Blindtiger Design has been in the craft beverage industry for more than 12 years and we’ve had a unique opportunity to watch a market explode and brands come and go. It is truly remarkable to see a small town brewery make some “wardrobe changes” and see a boom in sales and distribution. It’s as if overnight, they are seen as legitimate rather then temporary.
Much like the craft beer boom 20 years ago, the cannabis industry is about to take off, but from the ground up–and at a break-neck speed. The alcohol industry faced similar social barriers, having to recover from the short-lived period of prohibition into to the sterile, big brand phase, and then gradually shifting into the artisanal age of craft beer and spirits. With cannabis, the producers (think of them as the brewery, or distillery) face a similar, but harsher, road. A consumer doesn’t feel like a criminal when buying a beer with an ugly label. But buying a gram of cannabis in a shady plastic bag? That’s a different story.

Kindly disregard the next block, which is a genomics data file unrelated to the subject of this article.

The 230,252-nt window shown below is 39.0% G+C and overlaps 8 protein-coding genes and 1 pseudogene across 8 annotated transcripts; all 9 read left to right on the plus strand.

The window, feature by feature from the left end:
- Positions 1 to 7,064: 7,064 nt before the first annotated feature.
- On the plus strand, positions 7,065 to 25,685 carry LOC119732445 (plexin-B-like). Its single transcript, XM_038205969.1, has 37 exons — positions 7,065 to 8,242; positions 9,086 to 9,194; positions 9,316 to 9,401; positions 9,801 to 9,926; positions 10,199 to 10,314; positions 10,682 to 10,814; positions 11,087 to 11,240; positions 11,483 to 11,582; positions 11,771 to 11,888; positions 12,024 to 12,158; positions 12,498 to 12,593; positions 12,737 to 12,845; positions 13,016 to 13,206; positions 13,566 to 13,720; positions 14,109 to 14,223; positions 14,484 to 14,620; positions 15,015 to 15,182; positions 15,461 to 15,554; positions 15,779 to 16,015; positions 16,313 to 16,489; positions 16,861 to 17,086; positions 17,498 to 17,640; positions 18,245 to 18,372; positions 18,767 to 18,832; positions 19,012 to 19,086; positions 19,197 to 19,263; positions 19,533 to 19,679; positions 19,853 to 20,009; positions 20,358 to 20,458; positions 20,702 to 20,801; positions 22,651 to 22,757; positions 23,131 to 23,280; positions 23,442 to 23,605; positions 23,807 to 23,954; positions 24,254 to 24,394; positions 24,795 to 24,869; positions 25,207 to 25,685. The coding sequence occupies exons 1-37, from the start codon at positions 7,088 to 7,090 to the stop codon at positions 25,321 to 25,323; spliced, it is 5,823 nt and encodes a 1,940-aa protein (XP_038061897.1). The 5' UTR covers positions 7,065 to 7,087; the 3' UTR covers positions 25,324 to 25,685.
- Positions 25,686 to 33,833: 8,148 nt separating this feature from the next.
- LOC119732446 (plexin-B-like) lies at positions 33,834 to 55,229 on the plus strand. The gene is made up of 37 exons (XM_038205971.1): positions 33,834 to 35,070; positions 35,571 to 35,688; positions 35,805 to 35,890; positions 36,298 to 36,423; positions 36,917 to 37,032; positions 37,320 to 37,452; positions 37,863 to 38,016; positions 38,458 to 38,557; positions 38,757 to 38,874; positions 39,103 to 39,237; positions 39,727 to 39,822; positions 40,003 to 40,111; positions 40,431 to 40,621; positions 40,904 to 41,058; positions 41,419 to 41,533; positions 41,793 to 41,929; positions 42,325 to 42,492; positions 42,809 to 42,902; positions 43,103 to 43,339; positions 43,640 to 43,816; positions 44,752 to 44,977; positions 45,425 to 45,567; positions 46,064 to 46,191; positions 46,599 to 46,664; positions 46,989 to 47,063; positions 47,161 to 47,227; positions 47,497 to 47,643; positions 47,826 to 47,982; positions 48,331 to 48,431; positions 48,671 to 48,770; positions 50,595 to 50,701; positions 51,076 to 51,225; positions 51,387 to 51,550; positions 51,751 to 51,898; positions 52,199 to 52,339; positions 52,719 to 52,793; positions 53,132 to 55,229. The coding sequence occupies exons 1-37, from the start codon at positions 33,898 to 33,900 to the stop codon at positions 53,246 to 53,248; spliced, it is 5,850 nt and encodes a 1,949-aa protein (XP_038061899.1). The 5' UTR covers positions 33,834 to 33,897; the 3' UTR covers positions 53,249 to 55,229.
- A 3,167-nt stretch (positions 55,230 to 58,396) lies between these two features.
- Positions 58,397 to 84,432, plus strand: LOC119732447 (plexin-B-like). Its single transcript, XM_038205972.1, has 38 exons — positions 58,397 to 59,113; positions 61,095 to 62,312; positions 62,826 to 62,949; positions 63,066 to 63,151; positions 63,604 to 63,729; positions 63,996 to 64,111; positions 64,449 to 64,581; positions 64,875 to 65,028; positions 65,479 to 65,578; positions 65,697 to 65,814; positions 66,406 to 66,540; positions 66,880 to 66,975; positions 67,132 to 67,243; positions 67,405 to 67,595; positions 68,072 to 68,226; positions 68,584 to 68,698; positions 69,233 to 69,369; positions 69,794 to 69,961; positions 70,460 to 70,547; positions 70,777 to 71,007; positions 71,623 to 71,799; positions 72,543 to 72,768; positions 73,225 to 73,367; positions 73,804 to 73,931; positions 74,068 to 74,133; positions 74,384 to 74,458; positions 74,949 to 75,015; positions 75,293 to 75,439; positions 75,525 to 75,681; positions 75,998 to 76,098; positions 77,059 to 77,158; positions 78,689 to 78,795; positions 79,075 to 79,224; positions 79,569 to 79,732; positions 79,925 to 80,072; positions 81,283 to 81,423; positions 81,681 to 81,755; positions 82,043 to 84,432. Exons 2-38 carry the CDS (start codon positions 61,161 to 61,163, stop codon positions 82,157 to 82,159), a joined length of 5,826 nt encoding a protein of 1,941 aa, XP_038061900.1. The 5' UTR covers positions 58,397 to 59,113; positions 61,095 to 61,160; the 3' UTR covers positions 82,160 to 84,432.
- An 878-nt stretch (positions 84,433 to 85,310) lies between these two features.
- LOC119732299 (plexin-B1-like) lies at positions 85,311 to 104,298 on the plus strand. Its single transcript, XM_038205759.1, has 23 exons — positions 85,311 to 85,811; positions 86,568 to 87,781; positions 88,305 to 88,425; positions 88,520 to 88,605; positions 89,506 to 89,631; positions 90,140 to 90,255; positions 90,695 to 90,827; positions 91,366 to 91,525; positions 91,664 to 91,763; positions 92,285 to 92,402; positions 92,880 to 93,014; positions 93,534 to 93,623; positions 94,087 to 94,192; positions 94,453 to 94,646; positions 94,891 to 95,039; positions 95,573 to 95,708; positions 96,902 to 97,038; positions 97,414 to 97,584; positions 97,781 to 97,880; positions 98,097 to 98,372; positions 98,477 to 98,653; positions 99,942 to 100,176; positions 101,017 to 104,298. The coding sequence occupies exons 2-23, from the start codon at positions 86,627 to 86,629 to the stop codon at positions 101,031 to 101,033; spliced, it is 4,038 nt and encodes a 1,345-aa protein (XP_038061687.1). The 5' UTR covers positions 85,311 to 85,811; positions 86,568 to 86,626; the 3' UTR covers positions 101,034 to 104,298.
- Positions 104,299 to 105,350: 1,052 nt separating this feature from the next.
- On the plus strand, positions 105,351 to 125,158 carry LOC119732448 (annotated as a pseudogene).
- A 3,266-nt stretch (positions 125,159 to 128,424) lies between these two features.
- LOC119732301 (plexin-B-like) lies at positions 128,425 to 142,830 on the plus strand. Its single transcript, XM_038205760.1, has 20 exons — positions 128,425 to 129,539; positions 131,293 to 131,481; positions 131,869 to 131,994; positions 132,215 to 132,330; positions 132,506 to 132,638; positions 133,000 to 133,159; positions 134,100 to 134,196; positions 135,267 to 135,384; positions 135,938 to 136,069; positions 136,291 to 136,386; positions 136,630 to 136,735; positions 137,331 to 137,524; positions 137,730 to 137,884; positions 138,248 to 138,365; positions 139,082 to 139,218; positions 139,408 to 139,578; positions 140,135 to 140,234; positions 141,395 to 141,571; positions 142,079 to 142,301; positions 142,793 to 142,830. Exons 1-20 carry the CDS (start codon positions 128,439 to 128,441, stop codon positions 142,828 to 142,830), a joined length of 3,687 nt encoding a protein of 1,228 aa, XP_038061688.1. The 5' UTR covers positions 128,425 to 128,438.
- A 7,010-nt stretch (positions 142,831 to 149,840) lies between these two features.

In our work with craft beer, we emphasize two key design elements that also carry into the cannabis industry: brand recognition and style specification. The human eye doesn’t focus on what’s right, it zeroes in on what’s wrong. Our craft beer brands establish consistent systems that don’t make consumers subconsciously think about what they’re looking at–they just make sense. We also work to ensure that consumers can easily identify the type of beer they’re looking at with simple, intriguing, visual signals, so style-searching consumers can find “their beer” within our brands. Similarly, cannabis branding should be visually pleasing. It should enhance–not detract–from the purchase experience, and help the consumer see themselves in their purchase. Or better yet, to be proud of their purchase.
Within Washington state, we’ve seen the cannabis market flood with marketing and design companies who see dollar signs at the end of the “green road”, but don’t necessarily understand the dynamics of the market, or the belief in the positive impact the legalization of cannabis can do their city, state, and country.
So, cannabis producers and processors, take a moment, step back, and ask yourself if you are first impression-ready.